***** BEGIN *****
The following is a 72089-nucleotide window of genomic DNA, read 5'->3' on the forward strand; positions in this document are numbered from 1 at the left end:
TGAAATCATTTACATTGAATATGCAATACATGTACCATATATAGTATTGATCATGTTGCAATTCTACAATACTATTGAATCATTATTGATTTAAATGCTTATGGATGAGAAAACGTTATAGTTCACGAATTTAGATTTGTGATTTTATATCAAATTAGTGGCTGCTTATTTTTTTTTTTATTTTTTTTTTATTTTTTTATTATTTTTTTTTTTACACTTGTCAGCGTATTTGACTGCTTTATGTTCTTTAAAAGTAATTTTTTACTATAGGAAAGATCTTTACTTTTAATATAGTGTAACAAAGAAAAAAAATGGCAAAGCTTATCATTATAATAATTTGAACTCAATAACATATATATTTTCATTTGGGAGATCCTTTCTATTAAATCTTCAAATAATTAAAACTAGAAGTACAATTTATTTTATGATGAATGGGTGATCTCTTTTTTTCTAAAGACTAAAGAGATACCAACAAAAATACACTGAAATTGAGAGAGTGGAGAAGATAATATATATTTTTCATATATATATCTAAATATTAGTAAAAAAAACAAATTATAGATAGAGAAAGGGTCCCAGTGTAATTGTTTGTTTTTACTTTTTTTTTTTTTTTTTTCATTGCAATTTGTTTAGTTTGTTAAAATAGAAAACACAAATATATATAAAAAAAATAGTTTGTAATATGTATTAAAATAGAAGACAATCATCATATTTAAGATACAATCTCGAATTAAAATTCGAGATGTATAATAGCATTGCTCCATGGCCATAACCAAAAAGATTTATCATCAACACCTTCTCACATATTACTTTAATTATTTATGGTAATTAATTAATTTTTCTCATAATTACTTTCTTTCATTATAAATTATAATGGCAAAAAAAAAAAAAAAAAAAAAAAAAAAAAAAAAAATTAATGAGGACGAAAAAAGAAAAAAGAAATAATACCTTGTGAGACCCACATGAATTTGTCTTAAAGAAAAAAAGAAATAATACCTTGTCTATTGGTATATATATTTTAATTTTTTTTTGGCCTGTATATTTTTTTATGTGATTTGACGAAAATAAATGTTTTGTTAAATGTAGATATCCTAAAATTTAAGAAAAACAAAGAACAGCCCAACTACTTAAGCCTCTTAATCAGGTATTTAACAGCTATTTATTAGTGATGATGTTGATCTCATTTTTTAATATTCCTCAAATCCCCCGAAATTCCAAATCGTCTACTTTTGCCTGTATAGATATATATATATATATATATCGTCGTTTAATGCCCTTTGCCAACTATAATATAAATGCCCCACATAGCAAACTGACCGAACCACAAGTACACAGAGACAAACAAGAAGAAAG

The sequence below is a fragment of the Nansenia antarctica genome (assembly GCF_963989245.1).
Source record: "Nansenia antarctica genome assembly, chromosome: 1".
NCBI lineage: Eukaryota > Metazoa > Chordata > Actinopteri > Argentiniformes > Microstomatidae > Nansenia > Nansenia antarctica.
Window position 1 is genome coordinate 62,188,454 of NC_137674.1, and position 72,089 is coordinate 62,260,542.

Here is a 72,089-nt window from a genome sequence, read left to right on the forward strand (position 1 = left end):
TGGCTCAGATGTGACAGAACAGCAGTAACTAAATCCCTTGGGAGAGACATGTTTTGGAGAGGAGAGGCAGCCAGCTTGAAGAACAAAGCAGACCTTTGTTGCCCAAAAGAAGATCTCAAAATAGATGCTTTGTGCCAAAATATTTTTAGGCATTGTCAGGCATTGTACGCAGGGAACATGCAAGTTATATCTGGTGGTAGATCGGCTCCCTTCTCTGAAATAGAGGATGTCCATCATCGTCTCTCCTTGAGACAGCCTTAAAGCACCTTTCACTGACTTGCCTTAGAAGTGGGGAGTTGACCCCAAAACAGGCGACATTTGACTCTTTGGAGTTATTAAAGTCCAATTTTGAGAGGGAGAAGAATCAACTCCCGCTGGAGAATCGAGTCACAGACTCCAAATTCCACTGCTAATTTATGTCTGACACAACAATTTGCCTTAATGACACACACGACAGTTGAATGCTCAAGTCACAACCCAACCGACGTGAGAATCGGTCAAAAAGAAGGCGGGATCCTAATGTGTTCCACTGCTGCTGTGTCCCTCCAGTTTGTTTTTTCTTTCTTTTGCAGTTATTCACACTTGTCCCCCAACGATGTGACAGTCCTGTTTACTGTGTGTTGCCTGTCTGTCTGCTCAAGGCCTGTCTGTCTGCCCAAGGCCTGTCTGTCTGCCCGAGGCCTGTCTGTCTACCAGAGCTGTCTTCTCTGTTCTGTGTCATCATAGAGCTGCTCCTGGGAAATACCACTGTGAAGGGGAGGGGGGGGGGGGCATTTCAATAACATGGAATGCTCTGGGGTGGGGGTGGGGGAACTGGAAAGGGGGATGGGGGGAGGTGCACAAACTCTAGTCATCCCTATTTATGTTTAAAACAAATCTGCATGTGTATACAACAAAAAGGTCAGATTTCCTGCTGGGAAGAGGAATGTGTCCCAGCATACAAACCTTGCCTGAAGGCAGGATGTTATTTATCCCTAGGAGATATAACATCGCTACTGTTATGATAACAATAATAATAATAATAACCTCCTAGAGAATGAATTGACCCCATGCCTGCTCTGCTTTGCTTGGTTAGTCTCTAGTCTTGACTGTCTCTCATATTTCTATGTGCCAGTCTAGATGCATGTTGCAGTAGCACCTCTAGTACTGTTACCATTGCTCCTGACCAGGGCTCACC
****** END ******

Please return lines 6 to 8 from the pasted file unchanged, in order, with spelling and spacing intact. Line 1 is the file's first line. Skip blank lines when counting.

Window position 1 is genome coordinate 62,188,454 of NC_137674.1, and position 72,089 is coordinate 62,260,542.

Here is a 72,089-nt window from a genome sequence, read left to right on the forward strand (position 1 = left end):
TGGCTCAGATGTGACAGAACAGCAGTAACTAAATCCCTTGGGAGAGACATGTTTTGGAGAGGAGAGGCAGCCAGCTTGAAGAACAAAGCAGACCTTTGTTGCCCAAAAGAAGATCTCAAAATAGATGCTTTGTGCCAAAATATTTTTAGGCATTGTCAGGCATTGTACGCAGGGAACATGCAAGTTATATCTGGTGGTAGATCGGCTCCCTTCTCTGAAATAGAGGATGTCCATCATCGTCTCTCCTTGAGACAGCCTTAAAGCACCTTTCACTGACTTGCCTTAGAAGTGGGGAGTTGACCCCAAAACAGGCGACATTTGACTCTTTGGAGTTATTAAAGTCCAATTTTGAGAGGGAGAAGAATCAACTCCCGCTGGAGAATCGAGTCACAGACTCCAAATTCCACTGCTAATTTATGTCTGACACAACAATTTGCCTTAATGACACACACGACAGTTGAATGCTCAAGTCACAACCCAACCGACGTGAGAATCGGTCAAAAAGAAGGCGGGATCCTAATGTGTTCCACTGCTGCTGTGTCCCTCCAGTTTGTTTTTTCTTTCTTTTGCAGTTATTCACACTTGTCCCCCAACGATGTGACAGTCCTGTTTACTGTGTGTTGCCTGTCTGTCTGCTCAAGGCCTGTCTGTCTGCCCAAGGCCTGTCTGTCTGCCCGAGGCCTGTCTGTCTACCAGAGCTGTCTTCTCTGTTCTGTGTCATCATAGAGCTGCTCCTGGGAAATACCACTGTGAAGGGGAGGGGGGGGGGGGCATTTCAATAACATGGAATGCTCTGGGGTGGGGGTGGGGGAACTGGAAAGGGGGATGGGGGGAGGTGCACAAACTCTAGTCATCCCTATTTATGTTTAAAACAAATCTGCATGTGTATACAACAAAAAGGTCAGATTTCCTGCTGGGAAGAGGAATGTGTCCCAGCATACAAACCTTGCCTGAAGGCAGGATGTTATTTATCCCTAGGAGATATAACATCGCTACTGTTATGATAACAATAATAATAATAATAACCTCCTAGAGAATGAATTGACCCCATGCCTGCTCTGCTTTGCTTGGTTAGTCTCTAGTCTTGACTGTCTCTCATATTTCTATGTGCCAGTCTAGATGCATGTTGCAGTAGCACCTCTAGTACTGTTACCATTGCTCCTGACCAGGGCTCACC